Russia, U.S. Split on Arms Control
Russia, U.S. Split on Arms Control
Aug. 30, 1998
MOSCOW (AP) _ If the White House thought imposing sanctions on Russian technology firms would scare them away from deals with Iran, Gennady Khromov wants to set the record straight: No way.
``The sanctions mean nothing to us,'' he said.
Khromov is export controls expert at Glavkosmos, one of seven Russian companies and institutes the Clinton administration sanctioned last month. Effective immediately, they will no longer be able to do business with U.S. firms.
The problem is _ they don't do business with America in the first place.
``The sanctions are groundless and pointless,'' Khromov said.
The White House action, and Khromov's reaction, illustrate one of the deep divides in U.S.-Russian relations as this week's summit conference nears.
On arms control, the United States tends to focus on the safety of nuclear weapons, especially the spread of weapons and technology from Russia to what Washington considers ``rogue'' states like Iran and Libya.
The Russians tend to focus on more traditional arms-control issues, including conventional weapons and control of strategic arms.
``They basically have the same priorities, but the accent is on different things,'' said Alexander Pikayev, a military analyst at the Moscow branch of the Carnegie Endowment for International Peace, a U.S. think tank.
This means that when presidents Boris Yeltsin and Bill Clinton sit down to talk about arms control at the summit Tuesday through Thursday, there may be some friction.
The Russians see the greatest threat to their security in NATO's overwhelming superiority in conventional weapons and would like to even the balance. They also want to negotiate deeper cuts in nuclear missiles in a START III treaty.
Asking Clinton to reduce NATO's war-fighting capability would be a nonstarter. And as for START III, the main obstacle is the Russian parliament. Angry over Russia's declining superpower status, lawmakers have refused to ratify the previous treaty, START II, despite pleas and prods from Yeltsin.
With START III on hold, nuclear nonproliferation is likely to take top priority on the American side of the summit agenda. In particular, Clinton probably will press U.S. demands for tougher action to keep missile technology and nuclear materials out of Iranian hands.
The U.S. emphasis on Iran is irritating to more than a few Russians, who consider the country a neighbor and longtime ally.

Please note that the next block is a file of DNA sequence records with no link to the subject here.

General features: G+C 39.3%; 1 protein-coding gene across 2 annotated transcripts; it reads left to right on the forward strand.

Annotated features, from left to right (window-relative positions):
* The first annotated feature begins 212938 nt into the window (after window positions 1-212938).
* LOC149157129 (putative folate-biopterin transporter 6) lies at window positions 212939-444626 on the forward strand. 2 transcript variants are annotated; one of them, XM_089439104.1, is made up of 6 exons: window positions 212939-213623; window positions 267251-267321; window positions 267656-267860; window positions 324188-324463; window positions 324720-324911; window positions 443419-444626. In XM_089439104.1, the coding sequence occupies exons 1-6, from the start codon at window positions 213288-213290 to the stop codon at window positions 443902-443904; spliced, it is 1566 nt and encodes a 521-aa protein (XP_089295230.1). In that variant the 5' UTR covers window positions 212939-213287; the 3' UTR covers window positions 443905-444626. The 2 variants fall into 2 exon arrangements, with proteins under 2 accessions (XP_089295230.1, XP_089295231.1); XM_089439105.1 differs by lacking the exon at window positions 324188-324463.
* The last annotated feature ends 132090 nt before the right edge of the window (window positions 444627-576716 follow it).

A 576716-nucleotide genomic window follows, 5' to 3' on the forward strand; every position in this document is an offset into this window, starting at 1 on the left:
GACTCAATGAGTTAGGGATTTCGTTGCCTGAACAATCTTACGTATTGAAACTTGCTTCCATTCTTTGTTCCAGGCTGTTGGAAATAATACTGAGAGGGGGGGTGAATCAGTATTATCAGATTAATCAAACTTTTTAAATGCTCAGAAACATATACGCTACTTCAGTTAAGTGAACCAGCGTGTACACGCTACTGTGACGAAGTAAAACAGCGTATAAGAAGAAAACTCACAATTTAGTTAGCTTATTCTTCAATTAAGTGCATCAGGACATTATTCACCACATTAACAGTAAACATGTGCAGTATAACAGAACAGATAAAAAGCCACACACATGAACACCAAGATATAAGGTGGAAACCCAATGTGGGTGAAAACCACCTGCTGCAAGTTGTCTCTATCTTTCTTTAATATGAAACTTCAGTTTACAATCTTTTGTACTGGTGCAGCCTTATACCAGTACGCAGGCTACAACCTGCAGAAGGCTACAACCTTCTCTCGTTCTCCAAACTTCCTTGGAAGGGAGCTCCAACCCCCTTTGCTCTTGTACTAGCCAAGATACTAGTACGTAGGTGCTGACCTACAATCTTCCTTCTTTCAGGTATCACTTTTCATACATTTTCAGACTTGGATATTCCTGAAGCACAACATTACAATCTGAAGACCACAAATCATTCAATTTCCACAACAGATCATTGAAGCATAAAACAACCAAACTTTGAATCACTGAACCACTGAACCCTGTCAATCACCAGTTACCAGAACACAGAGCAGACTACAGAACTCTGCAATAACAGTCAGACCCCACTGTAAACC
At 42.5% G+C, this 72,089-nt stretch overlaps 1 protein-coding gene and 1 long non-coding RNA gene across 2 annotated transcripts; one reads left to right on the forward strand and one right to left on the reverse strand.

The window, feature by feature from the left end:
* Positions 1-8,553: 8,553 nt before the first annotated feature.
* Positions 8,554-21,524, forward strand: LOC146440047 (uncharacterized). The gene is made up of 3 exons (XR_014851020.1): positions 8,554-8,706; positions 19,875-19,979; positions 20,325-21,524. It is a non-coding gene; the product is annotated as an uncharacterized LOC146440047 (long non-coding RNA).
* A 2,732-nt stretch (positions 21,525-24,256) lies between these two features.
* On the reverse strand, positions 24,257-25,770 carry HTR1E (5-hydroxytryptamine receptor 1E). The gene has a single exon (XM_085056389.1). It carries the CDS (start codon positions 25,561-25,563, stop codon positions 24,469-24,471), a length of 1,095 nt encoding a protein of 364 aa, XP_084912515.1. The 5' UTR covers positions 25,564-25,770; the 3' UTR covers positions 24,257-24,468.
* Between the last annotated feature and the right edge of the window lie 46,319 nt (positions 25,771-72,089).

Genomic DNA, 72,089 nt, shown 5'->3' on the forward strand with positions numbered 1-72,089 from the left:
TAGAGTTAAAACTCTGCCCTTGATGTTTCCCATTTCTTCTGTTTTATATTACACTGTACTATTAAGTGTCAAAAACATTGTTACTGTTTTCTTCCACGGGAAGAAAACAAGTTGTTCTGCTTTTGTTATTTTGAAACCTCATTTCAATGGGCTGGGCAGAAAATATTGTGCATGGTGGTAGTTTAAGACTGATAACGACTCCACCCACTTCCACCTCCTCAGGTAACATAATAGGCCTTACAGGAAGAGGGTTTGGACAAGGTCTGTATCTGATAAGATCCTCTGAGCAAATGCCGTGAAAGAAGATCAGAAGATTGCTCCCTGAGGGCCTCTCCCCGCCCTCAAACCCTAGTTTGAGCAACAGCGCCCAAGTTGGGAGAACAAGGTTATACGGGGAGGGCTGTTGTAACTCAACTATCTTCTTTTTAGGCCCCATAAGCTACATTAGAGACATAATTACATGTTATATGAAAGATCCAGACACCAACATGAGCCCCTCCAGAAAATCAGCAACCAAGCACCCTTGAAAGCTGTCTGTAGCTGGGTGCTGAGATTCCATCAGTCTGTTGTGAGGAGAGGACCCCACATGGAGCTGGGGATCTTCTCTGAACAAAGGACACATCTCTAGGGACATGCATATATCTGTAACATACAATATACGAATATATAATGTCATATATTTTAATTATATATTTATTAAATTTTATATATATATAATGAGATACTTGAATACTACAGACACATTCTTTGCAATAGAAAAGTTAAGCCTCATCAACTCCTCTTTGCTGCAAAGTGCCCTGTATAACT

``Your relations with Iran are your affair,'' Khromov says. ``For our part, we are categorically against condemning all forms of cooperation with Iran.''
One reason is that nuclear technology is one of Russia's few exports, and the government is desperate for cash. The Russians are helping Iran build a nuclear power plant at Bushehr in a deal said to be worth about $800 million. The United States fears the plant could help Iran develop its potential to make nuclear weapons, a worry the Russians say is groundless.
The Glavkosmos case is different. The company is a state-owned firm that negotiates sales of Russian space technology such as solar batteries and rockets. Based on reports from the Russian government, the United States suspects Glavkosmos arranges deals to sell missile technology to Iran.
Anxiety about such sales deepened recently when Iran successfully tested a missile capable of carrying a nuclear warhead as far as Israel. Analysts agree the technology was supplied by North Korea, but the incident heightened fears that Iran will increasingly seek such technology from Russia.
Russia has tight export controls on the books, and Glavkosmos says its contracts with Iran have been reviewed and approved by the Russian government.
While he won't give details, Khromov insists, ``You can't use the word `missile' in connection with any of our contracts with Iran.''
Even simple items can be turned to military uses, however, and it often can be extremely difficult to determine if a given purchase is purely civilian in intent.
Khromov gives an example. Glavkosmos sold desalinization equipment to Iran, presumably to help them produce drinking water in desert communities.
``Is it possible that soldiers at a missile site could drink this water? It's possible,'' Khromov says. ``Is that a violation? Often you can't find hard boundaries between what's permitted and what's forbidden.''
Analysts say U.S. sanctions are unlikely to have much effect on Russia, although they may be a deterrent to the many European companies eager to deal with the Iranians.
``It won't stop the trade, and I don't think the administration thought for a moment that it would,'' said Terry Taylor of the International Institute for Strategic Studies in London. ``But it does send a warning to companies in Britain, Germany, France and elsewhere.''
In the meantime, the United States intends to keep the pressure on the Russians.
After all, Taylor asks, ``What's the alternative?''